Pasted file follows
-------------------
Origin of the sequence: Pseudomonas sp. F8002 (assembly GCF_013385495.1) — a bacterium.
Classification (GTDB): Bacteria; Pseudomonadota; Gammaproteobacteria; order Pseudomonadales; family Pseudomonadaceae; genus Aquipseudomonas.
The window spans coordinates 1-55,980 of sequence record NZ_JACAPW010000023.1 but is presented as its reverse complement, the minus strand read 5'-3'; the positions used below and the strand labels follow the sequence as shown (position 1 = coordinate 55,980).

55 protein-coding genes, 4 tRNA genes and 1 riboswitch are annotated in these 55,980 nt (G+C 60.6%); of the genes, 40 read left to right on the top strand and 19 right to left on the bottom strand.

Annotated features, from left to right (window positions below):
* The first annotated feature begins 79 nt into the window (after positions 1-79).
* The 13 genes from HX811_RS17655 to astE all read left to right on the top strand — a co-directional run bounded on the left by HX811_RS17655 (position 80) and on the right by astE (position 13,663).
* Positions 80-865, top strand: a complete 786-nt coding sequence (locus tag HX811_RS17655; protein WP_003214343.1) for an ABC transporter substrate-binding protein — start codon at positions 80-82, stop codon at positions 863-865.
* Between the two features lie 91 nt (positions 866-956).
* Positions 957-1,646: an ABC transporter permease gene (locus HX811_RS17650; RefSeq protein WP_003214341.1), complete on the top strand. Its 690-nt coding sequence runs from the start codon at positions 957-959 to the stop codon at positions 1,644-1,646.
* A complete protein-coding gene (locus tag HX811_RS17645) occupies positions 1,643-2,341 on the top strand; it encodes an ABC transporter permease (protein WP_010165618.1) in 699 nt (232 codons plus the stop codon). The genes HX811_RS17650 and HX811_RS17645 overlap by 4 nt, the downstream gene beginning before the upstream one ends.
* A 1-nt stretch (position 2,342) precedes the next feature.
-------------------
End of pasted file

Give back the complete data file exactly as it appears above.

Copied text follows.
Origin of the sequence: Pseudomonas sp. F8002 (assembly GCF_013385495.1) — a bacterium.
Classification (GTDB): Bacteria; Pseudomonadota; Gammaproteobacteria; order Pseudomonadales; family Pseudomonadaceae; genus Aquipseudomonas.
The window spans coordinates 1-55,980 of sequence record NZ_JACAPW010000023.1 but is presented as its reverse complement, the minus strand read 5'-3'; the positions used below and the strand labels follow the sequence as shown (position 1 = coordinate 55,980).

55 protein-coding genes, 4 tRNA genes and 1 riboswitch are annotated in these 55,980 nt (G+C 60.6%); of the genes, 40 read left to right on the top strand and 19 right to left on the bottom strand.

Annotated features, from left to right (window positions below):
* The first annotated feature begins 79 nt into the window (after positions 1-79).
* The 13 genes from HX811_RS17655 to astE all read left to right on the top strand — a co-directional run bounded on the left by HX811_RS17655 (position 80) and on the right by astE (position 13,663).
* Positions 80-865, top strand: a complete 786-nt coding sequence (locus tag HX811_RS17655; protein WP_003214343.1) for an ABC transporter substrate-binding protein — start codon at positions 80-82, stop codon at positions 863-865.
* Between the two features lie 91 nt (positions 866-956).
* Positions 957-1,646: an ABC transporter permease gene (locus HX811_RS17650; RefSeq protein WP_003214341.1), complete on the top strand. Its 690-nt coding sequence runs from the start codon at positions 957-959 to the stop codon at positions 1,644-1,646.
* A complete protein-coding gene (locus tag HX811_RS17645) occupies positions 1,643-2,341 on the top strand; it encodes an ABC transporter permease (protein WP_010165618.1) in 699 nt (232 codons plus the stop codon). The genes HX811_RS17650 and HX811_RS17645 overlap by 4 nt, the downstream gene beginning before the upstream one ends.
* A 1-nt stretch (position 2,342) precedes the next feature.